Ellen G. White Writings

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From Eternity Past, Page 51

Chapter 7—When the World Was Destroyed by Water

This chapter is based on Genesis 6 and 7.

In the days of Noah a double curse was resting upon the earth in consequence of Adam's transgression and the murder committed by Cain. Yet the earth was still beautiful. The hills were crowned with majestic trees; the plains were sweet with the fragrance of a thousand flowers. The fruits of the earth were almost without limit. The trees far surpassed in size and perfect proportion any now to be found. Their wood was of fine grain and hard substance, resembling stone and hardly less enduring. Gold, silver, and precious stones existed in abundance.

The human race yet retained much of its early vigor. There were many giants renowned for wisdom, skillful in devising the most cunning and wonderful works, but giving loose rein to iniquity.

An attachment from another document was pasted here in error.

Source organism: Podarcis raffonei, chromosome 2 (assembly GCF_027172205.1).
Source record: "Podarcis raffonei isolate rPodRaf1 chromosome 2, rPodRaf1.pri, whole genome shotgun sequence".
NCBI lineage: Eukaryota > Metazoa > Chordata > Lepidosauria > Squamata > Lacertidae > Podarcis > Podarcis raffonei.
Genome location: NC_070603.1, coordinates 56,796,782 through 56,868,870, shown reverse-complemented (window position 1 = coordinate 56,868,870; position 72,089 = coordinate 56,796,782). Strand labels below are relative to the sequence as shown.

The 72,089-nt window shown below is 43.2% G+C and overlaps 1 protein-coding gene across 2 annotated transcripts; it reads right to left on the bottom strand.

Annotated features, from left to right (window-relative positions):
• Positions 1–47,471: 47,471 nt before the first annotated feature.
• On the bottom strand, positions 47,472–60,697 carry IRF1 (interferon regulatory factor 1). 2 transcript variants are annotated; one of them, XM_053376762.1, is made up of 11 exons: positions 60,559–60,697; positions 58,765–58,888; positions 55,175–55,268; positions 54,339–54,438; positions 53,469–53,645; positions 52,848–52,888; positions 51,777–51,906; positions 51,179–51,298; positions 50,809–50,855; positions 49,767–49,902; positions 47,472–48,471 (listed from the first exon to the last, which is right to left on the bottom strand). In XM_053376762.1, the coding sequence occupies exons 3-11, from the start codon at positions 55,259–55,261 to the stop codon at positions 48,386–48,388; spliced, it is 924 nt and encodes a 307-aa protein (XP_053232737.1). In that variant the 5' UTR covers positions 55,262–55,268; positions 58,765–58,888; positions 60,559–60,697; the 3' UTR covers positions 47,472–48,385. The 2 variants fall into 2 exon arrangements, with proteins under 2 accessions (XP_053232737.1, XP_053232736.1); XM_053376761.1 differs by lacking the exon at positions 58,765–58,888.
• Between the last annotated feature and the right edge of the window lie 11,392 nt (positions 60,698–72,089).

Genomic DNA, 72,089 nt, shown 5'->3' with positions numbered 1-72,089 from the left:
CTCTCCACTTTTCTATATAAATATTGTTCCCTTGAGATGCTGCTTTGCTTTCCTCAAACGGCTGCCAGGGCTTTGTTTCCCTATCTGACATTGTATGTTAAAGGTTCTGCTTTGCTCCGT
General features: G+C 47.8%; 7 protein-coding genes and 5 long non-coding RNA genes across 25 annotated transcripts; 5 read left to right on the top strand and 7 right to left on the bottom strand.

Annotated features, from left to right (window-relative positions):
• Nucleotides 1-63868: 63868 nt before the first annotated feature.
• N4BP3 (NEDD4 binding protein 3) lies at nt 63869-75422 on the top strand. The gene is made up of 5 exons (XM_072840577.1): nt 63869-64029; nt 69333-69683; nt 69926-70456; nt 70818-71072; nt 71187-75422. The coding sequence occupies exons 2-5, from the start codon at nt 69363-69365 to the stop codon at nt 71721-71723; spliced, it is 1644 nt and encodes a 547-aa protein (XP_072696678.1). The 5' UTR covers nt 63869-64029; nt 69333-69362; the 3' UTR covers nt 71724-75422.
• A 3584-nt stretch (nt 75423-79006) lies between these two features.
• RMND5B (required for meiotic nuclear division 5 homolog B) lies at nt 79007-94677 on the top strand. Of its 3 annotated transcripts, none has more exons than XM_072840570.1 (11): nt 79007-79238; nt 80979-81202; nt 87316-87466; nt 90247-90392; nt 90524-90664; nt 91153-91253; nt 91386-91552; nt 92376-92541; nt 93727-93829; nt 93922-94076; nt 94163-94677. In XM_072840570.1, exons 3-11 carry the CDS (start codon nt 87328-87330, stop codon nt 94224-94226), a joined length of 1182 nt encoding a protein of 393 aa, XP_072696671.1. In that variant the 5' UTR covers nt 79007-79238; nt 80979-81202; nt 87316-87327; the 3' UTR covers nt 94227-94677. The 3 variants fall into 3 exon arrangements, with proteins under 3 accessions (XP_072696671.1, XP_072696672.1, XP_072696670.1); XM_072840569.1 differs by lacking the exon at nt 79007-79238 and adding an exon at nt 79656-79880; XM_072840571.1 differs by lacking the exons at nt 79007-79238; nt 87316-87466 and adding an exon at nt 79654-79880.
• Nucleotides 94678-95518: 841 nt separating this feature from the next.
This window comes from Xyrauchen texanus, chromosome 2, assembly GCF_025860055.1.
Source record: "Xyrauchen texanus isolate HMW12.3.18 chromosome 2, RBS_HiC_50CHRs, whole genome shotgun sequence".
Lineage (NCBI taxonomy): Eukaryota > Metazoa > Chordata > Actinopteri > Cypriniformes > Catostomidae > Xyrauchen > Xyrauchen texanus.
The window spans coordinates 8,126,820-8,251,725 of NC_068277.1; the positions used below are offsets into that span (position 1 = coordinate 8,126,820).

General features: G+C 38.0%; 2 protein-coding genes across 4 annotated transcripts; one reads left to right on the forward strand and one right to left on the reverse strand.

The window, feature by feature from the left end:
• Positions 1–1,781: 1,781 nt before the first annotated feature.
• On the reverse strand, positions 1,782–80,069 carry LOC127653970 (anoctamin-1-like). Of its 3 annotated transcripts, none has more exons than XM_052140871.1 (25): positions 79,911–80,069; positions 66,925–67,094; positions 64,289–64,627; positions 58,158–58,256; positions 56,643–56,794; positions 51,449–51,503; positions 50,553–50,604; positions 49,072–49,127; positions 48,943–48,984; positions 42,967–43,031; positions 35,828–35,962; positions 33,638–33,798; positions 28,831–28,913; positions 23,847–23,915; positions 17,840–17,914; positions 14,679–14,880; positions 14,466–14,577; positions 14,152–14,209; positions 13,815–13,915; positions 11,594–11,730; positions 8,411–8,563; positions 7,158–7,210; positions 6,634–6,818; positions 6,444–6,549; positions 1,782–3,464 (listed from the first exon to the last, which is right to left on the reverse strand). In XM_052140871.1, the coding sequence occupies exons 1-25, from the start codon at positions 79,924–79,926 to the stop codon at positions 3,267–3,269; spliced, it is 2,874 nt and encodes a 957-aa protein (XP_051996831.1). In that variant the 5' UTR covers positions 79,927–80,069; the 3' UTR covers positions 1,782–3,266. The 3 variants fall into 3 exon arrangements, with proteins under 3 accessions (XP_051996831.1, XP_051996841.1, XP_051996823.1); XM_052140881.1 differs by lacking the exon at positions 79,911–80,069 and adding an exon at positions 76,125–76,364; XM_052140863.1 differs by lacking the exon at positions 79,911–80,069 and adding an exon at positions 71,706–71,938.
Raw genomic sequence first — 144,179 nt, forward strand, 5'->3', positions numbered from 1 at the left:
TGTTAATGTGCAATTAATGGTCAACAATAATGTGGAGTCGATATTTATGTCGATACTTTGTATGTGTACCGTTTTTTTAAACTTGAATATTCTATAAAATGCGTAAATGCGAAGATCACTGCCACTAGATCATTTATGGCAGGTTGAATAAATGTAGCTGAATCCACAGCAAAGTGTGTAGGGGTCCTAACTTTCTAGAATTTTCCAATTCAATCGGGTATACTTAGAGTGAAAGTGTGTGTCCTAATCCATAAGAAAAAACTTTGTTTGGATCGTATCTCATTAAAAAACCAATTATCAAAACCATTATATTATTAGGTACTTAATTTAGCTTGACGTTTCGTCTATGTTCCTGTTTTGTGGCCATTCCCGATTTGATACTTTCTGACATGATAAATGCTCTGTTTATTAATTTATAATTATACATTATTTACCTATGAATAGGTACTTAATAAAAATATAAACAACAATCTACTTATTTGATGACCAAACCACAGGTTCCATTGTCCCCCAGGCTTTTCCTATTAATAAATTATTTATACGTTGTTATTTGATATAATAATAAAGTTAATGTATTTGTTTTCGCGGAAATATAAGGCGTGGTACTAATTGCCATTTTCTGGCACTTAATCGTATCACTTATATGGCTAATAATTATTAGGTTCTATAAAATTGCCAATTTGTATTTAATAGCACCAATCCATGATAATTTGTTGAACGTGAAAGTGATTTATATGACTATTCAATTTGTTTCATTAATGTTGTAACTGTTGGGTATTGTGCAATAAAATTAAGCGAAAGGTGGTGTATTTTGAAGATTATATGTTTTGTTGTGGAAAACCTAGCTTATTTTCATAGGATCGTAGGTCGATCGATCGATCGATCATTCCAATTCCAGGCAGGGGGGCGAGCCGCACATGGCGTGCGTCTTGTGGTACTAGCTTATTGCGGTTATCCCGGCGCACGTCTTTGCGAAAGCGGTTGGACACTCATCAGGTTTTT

God bestowed upon these antediluvians rich gifts, but they used His bounties to glorify themselves and turned them into a curse by fixing their affections on the gifts instead of the Giver. They endeavored to excel one another in beautifying their dwellings with skillful workmanship. They reveled in scenes of pleasure and wickedness. Not desiring to retain God in their knowledge, they soon came to deny His existence. They glorified human genius, worshiped the works of their own hands, and taught their children to bow down to graven images.

The psalmist describes the effect produced upon the worshiper by the adoration of idols: “They that make them are like unto them; so is every one that trusteth in

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